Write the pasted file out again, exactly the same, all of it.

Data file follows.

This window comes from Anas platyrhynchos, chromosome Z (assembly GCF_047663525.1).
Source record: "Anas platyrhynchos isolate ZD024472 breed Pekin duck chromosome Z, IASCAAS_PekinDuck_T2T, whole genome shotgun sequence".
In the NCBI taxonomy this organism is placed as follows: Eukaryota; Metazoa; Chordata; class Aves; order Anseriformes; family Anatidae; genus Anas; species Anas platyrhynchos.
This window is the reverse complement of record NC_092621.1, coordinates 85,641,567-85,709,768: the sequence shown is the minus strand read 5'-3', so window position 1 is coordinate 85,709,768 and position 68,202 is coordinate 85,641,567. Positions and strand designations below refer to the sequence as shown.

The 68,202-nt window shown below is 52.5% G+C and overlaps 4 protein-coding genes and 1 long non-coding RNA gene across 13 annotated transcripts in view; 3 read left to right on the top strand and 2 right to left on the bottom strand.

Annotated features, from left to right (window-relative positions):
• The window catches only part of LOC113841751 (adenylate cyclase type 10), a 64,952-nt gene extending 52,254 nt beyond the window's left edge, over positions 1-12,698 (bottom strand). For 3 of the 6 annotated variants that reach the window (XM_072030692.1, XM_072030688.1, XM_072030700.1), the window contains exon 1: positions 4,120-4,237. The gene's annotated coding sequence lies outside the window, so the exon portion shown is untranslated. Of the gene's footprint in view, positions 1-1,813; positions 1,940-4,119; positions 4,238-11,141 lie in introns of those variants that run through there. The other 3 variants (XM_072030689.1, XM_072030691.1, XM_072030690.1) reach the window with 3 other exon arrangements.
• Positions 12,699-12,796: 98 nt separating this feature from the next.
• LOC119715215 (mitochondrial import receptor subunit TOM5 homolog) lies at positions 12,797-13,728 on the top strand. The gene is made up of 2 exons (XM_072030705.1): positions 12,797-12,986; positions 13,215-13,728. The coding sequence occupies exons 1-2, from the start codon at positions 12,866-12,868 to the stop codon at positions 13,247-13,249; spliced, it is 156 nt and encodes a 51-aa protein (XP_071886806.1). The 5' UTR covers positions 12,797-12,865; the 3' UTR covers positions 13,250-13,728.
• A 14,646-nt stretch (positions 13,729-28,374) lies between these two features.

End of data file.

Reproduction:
This window comes from Anas platyrhynchos, chromosome Z (assembly GCF_047663525.1).
Source record: "Anas platyrhynchos isolate ZD024472 breed Pekin duck chromosome Z, IASCAAS_PekinDuck_T2T, whole genome shotgun sequence".
In the NCBI taxonomy this organism is placed as follows: Eukaryota; Metazoa; Chordata; class Aves; order Anseriformes; family Anatidae; genus Anas; species Anas platyrhynchos.
This window is the reverse complement of record NC_092621.1, coordinates 85,641,567-85,709,768: the sequence shown is the minus strand read 5'-3', so window position 1 is coordinate 85,709,768 and position 68,202 is coordinate 85,641,567. Positions and strand designations below refer to the sequence as shown.

The 68,202-nt window shown below is 52.5% G+C and overlaps 4 protein-coding genes and 1 long non-coding RNA gene across 13 annotated transcripts in view; 3 read left to right on the top strand and 2 right to left on the bottom strand.

Annotated features, from left to right (window-relative positions):
• The window catches only part of LOC113841751 (adenylate cyclase type 10), a 64,952-nt gene extending 52,254 nt beyond the window's left edge, over positions 1-12,698 (bottom strand). For 3 of the 6 annotated variants that reach the window (XM_072030692.1, XM_072030688.1, XM_072030700.1), the window contains exon 1: positions 4,120-4,237. The gene's annotated coding sequence lies outside the window, so the exon portion shown is untranslated. Of the gene's footprint in view, positions 1-1,813; positions 1,940-4,119; positions 4,238-11,141 lie in introns of those variants that run through there. The other 3 variants (XM_072030689.1, XM_072030691.1, XM_072030690.1) reach the window with 3 other exon arrangements.
• Positions 12,699-12,796: 98 nt separating this feature from the next.
• LOC119715215 (mitochondrial import receptor subunit TOM5 homolog) lies at positions 12,797-13,728 on the top strand. The gene is made up of 2 exons (XM_072030705.1): positions 12,797-12,986; positions 13,215-13,728. The coding sequence occupies exons 1-2, from the start codon at positions 12,866-12,868 to the stop codon at positions 13,247-13,249; spliced, it is 156 nt and encodes a 51-aa protein (XP_071886806.1). The 5' UTR covers positions 12,797-12,865; the 3' UTR covers positions 13,250-13,728.
• A 14,646-nt stretch (positions 13,729-28,374) lies between these two features.